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Monday, December 19, 2005

Dragons Den This Week (UK)

Tuesday 20th December, 8pm BBC2 The behemoths of big business give their verdict on an invention to take hte boredom out of exercise, a revolutionary new sick bag, a vest to exercise chest muscles and a childrens meditation business...

Tonight, the prickly business series winds up with one question hanging over proceedings: will steely American tech mogul Doug Richard finally take the plunge and invest in something? So far this series, he's preferred to pour withering scorn on all the the hopefuls, dashing their hopes with a "just so you know, I'm out" every time. Meanwhile, if you've waited all series to see meanie health-club king Duncan Bannatyne put in his place, now's your chance. He gets into trouble when he sneers at one budding entrepreneur too many; a sports academic who gives as good as he gets, to the delight of the other dragons. The star of the show is Ryman supremo Theo Paphitis. His one-liners are always a joy: tonights gems include telling a nervous engineer, "you come across as a bloke who could work out the square root of a jar of whelks, but if I ask you to take the lid off of that jar, you're going to struggle".
Wednesday 21st December, 7pm BBC2 Dragons Den - Where Are They Now? - Umbrella Vending Machines on London Stations (Bannatyne & Jones) was just one idea from the 100-plus entrepreneurs who entered the Dragons Den. A year on from the first series, Evan Davis investigates if any - including designer jewellery (Elnaugh), a glamorous glossy magazine (Jones) and a board game (None) - have been successful.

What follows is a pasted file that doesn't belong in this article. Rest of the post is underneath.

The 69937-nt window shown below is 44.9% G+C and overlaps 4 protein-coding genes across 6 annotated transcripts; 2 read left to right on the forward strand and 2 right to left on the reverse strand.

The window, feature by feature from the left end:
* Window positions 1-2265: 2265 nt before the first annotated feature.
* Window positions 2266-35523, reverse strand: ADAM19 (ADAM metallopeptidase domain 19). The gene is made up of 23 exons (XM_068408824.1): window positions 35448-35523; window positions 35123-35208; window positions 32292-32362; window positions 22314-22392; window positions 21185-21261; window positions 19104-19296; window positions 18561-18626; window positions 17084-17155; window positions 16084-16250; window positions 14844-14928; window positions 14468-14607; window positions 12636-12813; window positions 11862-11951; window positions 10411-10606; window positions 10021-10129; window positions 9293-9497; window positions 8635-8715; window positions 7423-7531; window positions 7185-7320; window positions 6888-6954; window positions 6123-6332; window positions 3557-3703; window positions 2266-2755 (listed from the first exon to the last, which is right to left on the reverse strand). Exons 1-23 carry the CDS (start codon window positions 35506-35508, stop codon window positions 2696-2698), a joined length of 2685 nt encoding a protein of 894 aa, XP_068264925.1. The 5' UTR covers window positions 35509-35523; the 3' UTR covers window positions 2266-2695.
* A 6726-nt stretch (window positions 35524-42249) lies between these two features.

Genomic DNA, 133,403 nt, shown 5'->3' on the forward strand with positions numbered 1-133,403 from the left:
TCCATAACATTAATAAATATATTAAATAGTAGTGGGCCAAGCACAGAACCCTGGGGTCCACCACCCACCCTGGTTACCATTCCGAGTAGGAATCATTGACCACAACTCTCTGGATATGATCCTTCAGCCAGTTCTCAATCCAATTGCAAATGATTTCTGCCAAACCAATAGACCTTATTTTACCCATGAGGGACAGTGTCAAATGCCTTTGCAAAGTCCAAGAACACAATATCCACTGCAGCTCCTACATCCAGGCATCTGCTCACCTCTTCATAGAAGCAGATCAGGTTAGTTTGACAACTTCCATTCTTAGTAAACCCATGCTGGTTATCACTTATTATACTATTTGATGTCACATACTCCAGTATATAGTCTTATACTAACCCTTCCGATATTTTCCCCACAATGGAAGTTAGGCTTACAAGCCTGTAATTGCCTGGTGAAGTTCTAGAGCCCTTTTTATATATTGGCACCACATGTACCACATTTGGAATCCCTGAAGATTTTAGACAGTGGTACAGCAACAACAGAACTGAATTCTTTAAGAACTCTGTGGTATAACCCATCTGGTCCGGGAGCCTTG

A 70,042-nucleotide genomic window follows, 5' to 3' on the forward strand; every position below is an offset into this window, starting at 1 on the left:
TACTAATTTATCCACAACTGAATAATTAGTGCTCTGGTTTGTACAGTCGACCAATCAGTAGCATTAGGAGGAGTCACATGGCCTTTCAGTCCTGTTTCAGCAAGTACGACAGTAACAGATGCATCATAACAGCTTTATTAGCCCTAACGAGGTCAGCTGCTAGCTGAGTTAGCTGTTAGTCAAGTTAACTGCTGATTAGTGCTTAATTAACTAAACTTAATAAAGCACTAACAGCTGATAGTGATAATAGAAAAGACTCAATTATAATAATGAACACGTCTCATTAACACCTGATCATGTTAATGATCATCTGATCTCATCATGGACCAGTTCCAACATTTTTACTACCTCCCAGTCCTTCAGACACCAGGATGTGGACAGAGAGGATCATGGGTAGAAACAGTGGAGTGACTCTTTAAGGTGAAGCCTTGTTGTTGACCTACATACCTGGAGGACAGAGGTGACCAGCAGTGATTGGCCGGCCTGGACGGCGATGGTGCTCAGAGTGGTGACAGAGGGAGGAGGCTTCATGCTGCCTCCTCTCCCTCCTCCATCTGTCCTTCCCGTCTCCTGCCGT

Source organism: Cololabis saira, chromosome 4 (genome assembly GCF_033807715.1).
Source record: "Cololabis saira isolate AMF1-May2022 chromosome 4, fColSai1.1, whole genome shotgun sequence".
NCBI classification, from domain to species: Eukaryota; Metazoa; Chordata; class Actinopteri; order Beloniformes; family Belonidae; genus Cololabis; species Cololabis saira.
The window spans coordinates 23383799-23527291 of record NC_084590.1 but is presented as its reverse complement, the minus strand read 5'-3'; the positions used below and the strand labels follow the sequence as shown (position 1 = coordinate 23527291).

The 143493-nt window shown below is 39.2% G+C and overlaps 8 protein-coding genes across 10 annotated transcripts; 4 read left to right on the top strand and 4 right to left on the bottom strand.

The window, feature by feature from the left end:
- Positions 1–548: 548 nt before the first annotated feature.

Whenever you see the stumbling courtship dance between budding entrepreneurs and wealthy backers on Dragons Den, you wonder how things went after everyone left that scruffy warehouse to return to their day jobs. Did the hopefuls who landed investment deals sail on to success? Did those who went away empty-handed crash and burn? Here's our chance to find out.
Dragons Den Book Your Idea Can Make You Rich
Many of us dream of running our own business, but lack of experience and entrepreneurial skills often prevent people from making that first step. For those with the nouse, confidence and, crucially, vision it should be easy - but a great idea doesn't mean investors will be queuing up at your door. In the BBC TV series "Dragons' Den", entrepreneurs were put on the spot in front of a panel of potential investors. Given only minutes to pitch their idea, the pressure was on - some simply frazzled in the fiery breath of the dragons, others sweated it out, made it through, and saw the money on the other side. Using case studies from the series, updates on the progress of the successes and failures - here's one of the "successes", but who got the best deal: Tracie Herrtage wanted GBP 54,000 for her suspendable Le Beanock - think the bean bag meets the hammock suspended from high ceilings and lofts to replace your sofa at a price of around GBP 900! The male dominion of Dragons mocked the idea and thought the prices swung too high, the concept ungrounded and it wasn't an interesting proposition for their equity. Rachel Elnaugh wasn't put off and agreed that Tracie's vision hit a niche market. Yet business is business; unflinching Rachel seized her opportunity and cut the tightest deal yet, buying 49 per cent of Tracie's company as sole investor. The done deal: 49 per cent company shares for GBP 54,000 investment. With essential insider advice and tips from the Dragons themselves, this handbook will guide you through the hazardous process of finding your product, identifying your market, developing and maximising your business acumen, honing your presentation skills, and finding the right partner. And most importantly, how to close the deal when you do find it.

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